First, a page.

Reference electrodes. One of the important questions in EEG recording is the site of reference electrodes, relative to which the electric brain potentials in all other electrodes is measured. The reference electrodes should be placed on a presumed “inactive” zone. Frequently, this is the left or right earlobe or both of them. If one earlobe electrode is used as a reference, the topography of EEG rhythms is rather close to true, but there is the systematic decrease of EEG amplitude in the electrodes which are closer to the reference side. If “linked” earlobes are used, this kind of asymmetry is avoided but this distorts the EEG picture since the electric current flows inside the linking wire. This affects the intracranial currents that form the EEG potentials. Besides this, low-amplitude EEG is observed in both temporal areas. Alternatively, the EEG may be recorded with any scalp electrode as a reference, and then the average reference is computed as a mean of all electrodes. It avoids all kind of asymmetry and makes the EEG recorded in various laboratories comparable. But in some cases using the common reference may reveal rhythms not at their actual location. Sometimes the so called bipolar recording is used when the potential is measured between two active electrodes. This sheme is good for exact location of some locale potential changes, i.e., pathological activity focus. The comprehensive review of reference problem may be found in Lehmann (1987).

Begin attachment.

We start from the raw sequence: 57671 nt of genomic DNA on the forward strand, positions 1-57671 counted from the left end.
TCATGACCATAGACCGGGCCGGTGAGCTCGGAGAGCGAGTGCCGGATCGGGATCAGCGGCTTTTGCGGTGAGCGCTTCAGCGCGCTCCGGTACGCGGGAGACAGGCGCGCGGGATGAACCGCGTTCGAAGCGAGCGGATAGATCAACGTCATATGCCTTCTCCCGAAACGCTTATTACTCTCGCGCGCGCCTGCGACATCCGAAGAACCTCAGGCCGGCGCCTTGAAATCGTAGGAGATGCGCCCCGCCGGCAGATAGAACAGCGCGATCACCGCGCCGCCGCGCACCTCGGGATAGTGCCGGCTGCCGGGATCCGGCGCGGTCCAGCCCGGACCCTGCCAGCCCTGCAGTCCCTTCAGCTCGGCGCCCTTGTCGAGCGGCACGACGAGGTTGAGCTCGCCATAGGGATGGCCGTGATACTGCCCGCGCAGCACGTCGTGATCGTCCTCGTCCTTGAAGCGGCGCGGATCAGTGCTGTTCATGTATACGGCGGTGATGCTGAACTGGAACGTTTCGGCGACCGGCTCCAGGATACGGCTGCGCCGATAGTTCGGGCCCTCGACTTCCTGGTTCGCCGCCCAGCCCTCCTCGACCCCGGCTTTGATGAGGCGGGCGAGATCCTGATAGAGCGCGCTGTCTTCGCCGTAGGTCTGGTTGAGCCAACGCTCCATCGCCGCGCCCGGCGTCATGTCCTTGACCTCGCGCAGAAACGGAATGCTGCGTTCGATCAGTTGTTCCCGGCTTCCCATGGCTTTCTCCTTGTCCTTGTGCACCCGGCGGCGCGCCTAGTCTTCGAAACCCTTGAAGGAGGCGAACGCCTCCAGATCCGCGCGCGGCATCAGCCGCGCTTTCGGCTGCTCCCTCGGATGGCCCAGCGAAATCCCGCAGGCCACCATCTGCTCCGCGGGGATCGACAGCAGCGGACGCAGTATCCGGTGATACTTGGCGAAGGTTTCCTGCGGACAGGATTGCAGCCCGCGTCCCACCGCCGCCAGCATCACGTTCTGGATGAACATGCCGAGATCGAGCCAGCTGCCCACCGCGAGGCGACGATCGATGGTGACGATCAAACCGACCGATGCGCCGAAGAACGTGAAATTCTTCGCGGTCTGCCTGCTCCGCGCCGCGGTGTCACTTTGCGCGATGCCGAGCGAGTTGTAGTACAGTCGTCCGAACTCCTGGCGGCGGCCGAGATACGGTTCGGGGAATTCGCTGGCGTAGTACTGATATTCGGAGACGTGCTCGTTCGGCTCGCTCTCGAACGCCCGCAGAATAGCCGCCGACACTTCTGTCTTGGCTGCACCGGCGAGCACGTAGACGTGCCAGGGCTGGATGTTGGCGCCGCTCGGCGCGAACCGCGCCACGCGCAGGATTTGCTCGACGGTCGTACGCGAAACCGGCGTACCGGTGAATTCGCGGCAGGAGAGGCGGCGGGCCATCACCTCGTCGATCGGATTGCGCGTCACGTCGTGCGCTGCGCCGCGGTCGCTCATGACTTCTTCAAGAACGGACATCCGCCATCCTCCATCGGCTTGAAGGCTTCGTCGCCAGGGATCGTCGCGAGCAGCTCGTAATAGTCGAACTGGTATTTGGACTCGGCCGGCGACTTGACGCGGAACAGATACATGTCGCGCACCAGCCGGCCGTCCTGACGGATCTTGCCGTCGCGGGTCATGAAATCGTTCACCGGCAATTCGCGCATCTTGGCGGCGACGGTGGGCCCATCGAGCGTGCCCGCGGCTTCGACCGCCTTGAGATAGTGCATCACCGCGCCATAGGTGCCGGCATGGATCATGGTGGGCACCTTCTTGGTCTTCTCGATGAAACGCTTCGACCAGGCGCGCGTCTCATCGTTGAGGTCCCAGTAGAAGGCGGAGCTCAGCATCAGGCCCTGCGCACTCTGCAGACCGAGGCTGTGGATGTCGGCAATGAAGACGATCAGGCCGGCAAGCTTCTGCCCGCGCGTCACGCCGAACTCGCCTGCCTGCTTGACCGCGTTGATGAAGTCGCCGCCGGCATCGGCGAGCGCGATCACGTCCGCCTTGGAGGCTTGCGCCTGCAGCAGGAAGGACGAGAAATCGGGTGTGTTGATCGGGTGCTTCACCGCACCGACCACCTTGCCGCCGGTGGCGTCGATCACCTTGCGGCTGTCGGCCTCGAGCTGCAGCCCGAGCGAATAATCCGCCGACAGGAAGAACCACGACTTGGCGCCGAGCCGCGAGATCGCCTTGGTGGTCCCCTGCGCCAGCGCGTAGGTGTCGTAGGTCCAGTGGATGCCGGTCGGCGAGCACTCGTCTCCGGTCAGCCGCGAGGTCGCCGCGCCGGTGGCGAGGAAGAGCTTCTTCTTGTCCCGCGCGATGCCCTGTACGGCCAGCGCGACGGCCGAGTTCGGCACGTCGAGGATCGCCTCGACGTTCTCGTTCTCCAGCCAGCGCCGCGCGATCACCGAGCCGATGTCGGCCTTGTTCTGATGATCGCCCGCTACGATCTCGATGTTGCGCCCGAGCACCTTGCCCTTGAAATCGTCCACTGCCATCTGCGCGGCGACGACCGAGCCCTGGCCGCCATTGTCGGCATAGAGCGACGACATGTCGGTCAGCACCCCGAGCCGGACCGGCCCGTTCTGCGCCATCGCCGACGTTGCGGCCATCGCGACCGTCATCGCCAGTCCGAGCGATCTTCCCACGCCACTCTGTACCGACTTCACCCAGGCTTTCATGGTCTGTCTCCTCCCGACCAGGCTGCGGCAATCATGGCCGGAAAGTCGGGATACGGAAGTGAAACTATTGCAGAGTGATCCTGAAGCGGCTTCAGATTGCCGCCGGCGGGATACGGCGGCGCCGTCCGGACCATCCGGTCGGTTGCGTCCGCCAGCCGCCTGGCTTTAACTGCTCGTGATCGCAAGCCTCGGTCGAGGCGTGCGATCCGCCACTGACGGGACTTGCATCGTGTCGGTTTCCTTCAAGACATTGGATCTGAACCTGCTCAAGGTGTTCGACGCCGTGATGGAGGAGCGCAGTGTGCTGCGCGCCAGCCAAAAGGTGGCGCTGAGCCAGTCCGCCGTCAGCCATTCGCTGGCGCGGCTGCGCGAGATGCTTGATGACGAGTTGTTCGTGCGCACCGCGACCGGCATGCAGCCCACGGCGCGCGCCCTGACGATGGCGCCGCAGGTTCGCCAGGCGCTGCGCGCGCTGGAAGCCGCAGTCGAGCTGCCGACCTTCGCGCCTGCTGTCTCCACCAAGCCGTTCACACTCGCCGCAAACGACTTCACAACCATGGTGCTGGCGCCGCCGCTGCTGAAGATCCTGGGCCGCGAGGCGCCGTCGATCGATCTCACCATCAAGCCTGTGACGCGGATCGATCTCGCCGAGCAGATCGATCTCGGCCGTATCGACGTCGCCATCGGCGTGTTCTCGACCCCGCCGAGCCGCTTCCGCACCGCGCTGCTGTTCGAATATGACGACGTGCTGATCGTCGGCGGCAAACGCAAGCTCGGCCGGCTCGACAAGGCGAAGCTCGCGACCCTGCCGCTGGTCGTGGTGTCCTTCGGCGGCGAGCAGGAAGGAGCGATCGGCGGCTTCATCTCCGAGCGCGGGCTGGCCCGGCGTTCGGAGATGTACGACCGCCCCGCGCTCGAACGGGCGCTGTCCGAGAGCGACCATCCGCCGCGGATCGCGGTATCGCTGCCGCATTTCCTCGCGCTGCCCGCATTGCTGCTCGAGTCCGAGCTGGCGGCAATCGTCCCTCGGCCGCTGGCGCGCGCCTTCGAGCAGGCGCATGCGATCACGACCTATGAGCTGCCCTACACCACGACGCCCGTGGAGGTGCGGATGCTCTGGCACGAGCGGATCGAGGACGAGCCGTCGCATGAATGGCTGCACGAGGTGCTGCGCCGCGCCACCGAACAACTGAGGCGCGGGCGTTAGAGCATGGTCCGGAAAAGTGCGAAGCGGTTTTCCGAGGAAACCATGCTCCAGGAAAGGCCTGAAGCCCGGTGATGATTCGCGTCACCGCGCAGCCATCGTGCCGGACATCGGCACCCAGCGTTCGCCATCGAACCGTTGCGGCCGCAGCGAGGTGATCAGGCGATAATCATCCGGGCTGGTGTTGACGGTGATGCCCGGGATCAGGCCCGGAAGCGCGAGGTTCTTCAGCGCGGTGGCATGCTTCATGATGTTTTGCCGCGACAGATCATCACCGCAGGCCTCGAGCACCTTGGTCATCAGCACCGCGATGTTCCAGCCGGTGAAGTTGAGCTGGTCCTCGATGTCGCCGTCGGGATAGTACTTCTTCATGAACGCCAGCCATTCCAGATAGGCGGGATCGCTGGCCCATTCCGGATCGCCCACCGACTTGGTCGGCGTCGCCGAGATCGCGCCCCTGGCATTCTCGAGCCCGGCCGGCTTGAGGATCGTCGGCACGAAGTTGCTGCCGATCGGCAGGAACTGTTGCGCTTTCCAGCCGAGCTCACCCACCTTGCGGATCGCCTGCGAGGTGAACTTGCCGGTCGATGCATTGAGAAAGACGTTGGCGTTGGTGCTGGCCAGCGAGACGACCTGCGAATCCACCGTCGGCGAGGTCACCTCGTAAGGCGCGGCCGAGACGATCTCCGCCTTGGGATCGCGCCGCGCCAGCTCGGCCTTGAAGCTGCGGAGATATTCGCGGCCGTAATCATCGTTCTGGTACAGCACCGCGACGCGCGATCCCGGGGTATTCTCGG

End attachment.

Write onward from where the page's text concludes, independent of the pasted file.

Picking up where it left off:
Parameters for computerized EEG acquisition and storage. For acquisition and storage of EEG data “IFCN Standards” recommend a minimum sampling rate of the analog to digital conversion (ADC) of 200 samples/second (Nuwer et al 1998). This rate allows to analyze frequencies up to 100 Hz, as the maximal allowed frequency of the input signal (the Nyquist frequency) should be the half of sampling rate. If the signal is sampled at too low rate, aliasing (falsification of the signal) may occur with unpredictable errors in the digital waveform compared to the original one. Prior to sampling an anti-aliasing low-pass filter must be used. ADC should be done at a resolution of at least 12 bits in order for the EEG to be resolved down to 0.5 µV. Whenever possible, the low-pass filter should be set to 0.16 Hz or less for recording. Routine use of higher settings of this frequency for recording are discouraged, as they should be reserved for specific or difficult clinical recordings only. A 50-60 Hz notch filter should be available, but not routinely used. Interchannel cross-talk must be less than 1%, i.e., 40 dB down or better.